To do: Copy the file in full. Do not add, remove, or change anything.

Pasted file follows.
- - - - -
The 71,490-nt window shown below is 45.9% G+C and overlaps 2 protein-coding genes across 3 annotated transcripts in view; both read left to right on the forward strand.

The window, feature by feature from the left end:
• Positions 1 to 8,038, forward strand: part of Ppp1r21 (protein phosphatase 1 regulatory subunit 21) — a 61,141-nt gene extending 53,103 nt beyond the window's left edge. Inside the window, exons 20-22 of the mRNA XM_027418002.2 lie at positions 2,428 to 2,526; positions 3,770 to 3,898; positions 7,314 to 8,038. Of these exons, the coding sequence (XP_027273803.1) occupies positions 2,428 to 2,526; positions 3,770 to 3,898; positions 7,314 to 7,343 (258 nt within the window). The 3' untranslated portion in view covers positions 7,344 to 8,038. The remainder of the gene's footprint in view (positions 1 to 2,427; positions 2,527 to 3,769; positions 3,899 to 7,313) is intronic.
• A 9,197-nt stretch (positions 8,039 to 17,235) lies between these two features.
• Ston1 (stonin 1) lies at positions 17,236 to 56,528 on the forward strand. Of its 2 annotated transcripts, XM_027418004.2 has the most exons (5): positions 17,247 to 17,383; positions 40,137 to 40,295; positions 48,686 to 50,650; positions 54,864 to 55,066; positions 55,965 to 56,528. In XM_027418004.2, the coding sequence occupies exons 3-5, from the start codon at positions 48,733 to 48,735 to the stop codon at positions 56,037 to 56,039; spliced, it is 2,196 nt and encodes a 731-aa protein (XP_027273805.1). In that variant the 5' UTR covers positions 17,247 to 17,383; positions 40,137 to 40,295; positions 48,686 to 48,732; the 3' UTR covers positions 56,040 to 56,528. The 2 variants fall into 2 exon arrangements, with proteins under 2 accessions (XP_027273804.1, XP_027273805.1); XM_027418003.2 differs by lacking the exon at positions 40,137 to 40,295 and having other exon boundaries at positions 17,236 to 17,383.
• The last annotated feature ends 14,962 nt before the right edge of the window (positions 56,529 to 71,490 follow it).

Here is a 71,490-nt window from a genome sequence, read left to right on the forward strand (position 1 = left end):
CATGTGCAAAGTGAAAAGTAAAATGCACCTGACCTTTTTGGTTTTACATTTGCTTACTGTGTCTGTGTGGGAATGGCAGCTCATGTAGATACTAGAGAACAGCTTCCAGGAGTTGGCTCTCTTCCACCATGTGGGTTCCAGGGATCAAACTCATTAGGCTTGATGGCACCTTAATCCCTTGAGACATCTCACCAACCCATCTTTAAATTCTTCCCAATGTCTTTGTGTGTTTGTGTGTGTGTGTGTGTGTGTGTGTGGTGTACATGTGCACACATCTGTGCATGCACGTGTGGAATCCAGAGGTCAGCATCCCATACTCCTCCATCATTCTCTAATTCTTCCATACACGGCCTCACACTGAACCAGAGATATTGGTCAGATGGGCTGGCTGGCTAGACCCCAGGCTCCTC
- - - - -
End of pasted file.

The 71,490-nt window shown below is 45.9% G+C and overlaps 2 protein-coding genes across 3 annotated transcripts in view; both read left to right on the forward strand.

The window, feature by feature from the left end:
• Positions 1 to 8,038, forward strand: part of Ppp1r21 (protein phosphatase 1 regulatory subunit 21) — a 61,141-nt gene extending 53,103 nt beyond the window's left edge. Inside the window, exons 20-22 of the mRNA XM_027418002.2 lie at positions 2,428 to 2,526; positions 3,770 to 3,898; positions 7,314 to 8,038. Of these exons, the coding sequence (XP_027273803.1) occupies positions 2,428 to 2,526; positions 3,770 to 3,898; positions 7,314 to 7,343 (258 nt within the window). The 3' untranslated portion in view covers positions 7,344 to 8,038. The remainder of the gene's footprint in view (positions 1 to 2,427; positions 2,527 to 3,769; positions 3,899 to 7,313) is intronic.
• A 9,197-nt stretch (positions 8,039 to 17,235) lies between these two features.
• Ston1 (stonin 1) lies at positions 17,236 to 56,528 on the forward strand. Of its 2 annotated transcripts, XM_027418004.2 has the most exons (5): positions 17,247 to 17,383; positions 40,137 to 40,295; positions 48,686 to 50,650; positions 54,864 to 55,066; positions 55,965 to 56,528. In XM_027418004.2, the coding sequence occupies exons 3-5, from the start codon at positions 48,733 to 48,735 to the stop codon at positions 56,037 to 56,039; spliced, it is 2,196 nt and encodes a 731-aa protein (XP_027273805.1). In that variant the 5' UTR covers positions 17,247 to 17,383; positions 40,137 to 40,295; positions 48,686 to 48,732; the 3' UTR covers positions 56,040 to 56,528. The 2 variants fall into 2 exon arrangements, with proteins under 2 accessions (XP_027273804.1, XP_027273805.1); XM_027418003.2 differs by lacking the exon at positions 40,137 to 40,295 and having other exon boundaries at positions 17,236 to 17,383.
• The last annotated feature ends 14,962 nt before the right edge of the window (positions 56,529 to 71,490 follow it).

Here is a 71,490-nt window from a genome sequence, read left to right on the forward strand (position 1 = left end):
CATGTGCAAAGTGAAAAGTAAAATGCACCTGACCTTTTTGGTTTTACATTTGCTTACTGTGTCTGTGTGGGAATGGCAGCTCATGTAGATACTAGAGAACAGCTTCCAGGAGTTGGCTCTCTTCCACCATGTGGGTTCCAGGGATCAAACTCATTAGGCTTGATGGCACCTTAATCCCTTGAGACATCTCACCAACCCATCTTTAAATTCTTCCCAATGTCTTTGTGTGTTTGTGTGTGTGTGTGTGTGTGTGTGTGGTGTACATGTGCACACATCTGTGCATGCACGTGTGGAATCCAGAGGTCAGCATCCCATACTCCTCCATCATTCTCTAATTCTTCCATACACGGCCTCACACTGAACCAGAGATATTGGTCAGATGGGCTGGCTGGCTAGACCCCAGGCTCCTC